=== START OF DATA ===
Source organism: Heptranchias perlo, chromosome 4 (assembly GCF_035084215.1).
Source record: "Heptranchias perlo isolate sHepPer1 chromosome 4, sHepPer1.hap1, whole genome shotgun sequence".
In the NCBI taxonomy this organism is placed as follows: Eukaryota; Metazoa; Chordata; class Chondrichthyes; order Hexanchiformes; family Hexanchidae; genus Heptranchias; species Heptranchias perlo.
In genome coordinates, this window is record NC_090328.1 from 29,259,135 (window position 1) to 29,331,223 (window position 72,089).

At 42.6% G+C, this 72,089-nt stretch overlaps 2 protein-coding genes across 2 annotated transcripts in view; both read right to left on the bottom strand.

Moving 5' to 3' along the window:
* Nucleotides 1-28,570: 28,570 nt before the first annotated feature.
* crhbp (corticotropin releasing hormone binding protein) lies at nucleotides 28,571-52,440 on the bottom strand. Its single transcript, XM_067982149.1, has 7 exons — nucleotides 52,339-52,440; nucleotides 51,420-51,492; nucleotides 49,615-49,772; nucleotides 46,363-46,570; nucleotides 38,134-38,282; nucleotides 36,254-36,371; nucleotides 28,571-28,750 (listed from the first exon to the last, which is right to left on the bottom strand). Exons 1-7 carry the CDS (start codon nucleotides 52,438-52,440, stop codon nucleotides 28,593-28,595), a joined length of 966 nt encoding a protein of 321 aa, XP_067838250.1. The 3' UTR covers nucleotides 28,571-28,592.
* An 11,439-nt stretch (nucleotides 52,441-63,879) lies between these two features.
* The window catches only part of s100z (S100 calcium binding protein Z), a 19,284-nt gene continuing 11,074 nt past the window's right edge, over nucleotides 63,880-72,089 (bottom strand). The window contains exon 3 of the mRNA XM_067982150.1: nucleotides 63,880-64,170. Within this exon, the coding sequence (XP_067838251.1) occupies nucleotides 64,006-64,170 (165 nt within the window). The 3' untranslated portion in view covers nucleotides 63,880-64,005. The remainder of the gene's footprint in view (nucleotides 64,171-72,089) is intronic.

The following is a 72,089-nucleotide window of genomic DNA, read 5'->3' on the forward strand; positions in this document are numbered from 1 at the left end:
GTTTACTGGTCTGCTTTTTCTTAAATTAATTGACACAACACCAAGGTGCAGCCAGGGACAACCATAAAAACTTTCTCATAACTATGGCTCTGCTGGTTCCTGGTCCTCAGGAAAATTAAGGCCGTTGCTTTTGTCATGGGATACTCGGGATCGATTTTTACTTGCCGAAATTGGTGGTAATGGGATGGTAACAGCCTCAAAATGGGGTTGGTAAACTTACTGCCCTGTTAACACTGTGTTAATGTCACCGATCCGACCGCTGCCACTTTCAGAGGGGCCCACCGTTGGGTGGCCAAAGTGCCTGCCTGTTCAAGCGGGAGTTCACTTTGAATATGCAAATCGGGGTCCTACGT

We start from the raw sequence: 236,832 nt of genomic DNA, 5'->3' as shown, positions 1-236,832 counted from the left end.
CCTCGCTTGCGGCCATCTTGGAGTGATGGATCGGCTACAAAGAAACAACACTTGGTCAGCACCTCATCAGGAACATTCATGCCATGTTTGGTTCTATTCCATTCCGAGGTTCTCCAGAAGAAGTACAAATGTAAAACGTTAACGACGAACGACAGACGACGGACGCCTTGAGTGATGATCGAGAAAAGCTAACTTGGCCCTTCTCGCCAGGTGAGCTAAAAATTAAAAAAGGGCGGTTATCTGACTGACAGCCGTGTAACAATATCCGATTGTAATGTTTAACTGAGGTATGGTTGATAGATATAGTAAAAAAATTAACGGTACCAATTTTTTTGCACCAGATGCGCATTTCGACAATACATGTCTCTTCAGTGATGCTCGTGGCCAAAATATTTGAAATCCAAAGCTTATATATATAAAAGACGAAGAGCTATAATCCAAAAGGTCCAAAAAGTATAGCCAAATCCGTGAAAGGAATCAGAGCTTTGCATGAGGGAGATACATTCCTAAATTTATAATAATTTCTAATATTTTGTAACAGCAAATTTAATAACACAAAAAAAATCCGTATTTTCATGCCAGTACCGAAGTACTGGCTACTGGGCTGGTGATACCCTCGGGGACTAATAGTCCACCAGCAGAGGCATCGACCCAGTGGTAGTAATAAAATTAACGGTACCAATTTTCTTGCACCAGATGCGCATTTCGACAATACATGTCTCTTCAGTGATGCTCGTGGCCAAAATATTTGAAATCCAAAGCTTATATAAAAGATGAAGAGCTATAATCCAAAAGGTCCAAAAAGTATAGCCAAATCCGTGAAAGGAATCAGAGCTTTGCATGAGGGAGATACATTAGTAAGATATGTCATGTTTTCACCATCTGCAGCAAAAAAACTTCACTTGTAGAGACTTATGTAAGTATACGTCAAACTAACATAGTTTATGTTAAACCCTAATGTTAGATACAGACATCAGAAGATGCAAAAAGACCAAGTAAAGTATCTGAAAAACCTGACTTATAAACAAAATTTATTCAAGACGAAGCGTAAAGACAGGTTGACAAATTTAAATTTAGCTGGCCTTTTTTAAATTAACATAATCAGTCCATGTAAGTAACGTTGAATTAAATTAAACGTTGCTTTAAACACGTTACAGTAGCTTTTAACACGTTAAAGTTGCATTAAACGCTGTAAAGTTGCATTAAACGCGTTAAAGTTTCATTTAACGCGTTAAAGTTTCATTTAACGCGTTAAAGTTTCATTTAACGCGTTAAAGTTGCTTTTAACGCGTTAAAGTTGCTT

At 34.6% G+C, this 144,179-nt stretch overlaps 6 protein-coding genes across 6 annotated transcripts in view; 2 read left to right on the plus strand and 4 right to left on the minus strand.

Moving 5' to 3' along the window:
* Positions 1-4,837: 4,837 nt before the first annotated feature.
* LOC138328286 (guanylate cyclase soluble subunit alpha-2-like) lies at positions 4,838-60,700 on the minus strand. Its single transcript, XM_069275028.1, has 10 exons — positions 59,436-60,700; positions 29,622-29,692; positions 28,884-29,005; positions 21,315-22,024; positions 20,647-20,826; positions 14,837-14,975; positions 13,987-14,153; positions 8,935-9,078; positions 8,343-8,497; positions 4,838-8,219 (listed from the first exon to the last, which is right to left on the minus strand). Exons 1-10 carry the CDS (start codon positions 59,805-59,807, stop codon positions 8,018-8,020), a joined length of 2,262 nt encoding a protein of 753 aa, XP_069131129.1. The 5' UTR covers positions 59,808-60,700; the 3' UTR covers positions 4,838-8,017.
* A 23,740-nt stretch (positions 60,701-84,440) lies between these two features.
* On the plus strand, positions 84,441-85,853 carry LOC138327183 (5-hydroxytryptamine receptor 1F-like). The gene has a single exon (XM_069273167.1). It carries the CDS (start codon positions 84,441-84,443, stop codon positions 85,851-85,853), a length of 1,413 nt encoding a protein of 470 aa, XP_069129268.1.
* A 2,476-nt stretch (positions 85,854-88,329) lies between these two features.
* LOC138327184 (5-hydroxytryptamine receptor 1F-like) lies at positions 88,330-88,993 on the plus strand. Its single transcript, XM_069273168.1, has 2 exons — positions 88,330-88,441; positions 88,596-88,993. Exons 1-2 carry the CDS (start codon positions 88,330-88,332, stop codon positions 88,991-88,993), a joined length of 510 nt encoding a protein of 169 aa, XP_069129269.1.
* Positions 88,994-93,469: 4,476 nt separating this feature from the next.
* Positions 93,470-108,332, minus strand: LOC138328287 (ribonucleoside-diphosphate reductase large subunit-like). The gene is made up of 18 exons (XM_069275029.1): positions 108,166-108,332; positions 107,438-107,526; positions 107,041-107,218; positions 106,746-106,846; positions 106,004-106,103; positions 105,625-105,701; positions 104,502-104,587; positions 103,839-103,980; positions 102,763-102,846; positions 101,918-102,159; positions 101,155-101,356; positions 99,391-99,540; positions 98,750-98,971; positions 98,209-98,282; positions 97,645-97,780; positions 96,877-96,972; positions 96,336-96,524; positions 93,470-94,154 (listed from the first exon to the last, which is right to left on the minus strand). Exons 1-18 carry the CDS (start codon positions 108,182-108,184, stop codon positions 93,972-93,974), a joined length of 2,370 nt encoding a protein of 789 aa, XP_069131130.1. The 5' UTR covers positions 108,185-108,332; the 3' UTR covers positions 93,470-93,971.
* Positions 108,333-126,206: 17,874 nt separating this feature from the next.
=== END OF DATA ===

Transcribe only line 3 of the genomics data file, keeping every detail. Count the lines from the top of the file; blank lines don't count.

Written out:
In the NCBI taxonomy this organism is placed as follows: Eukaryota; Metazoa; Chordata; class Chondrichthyes; order Hexanchiformes; family Hexanchidae; genus Heptranchias; species Heptranchias perlo.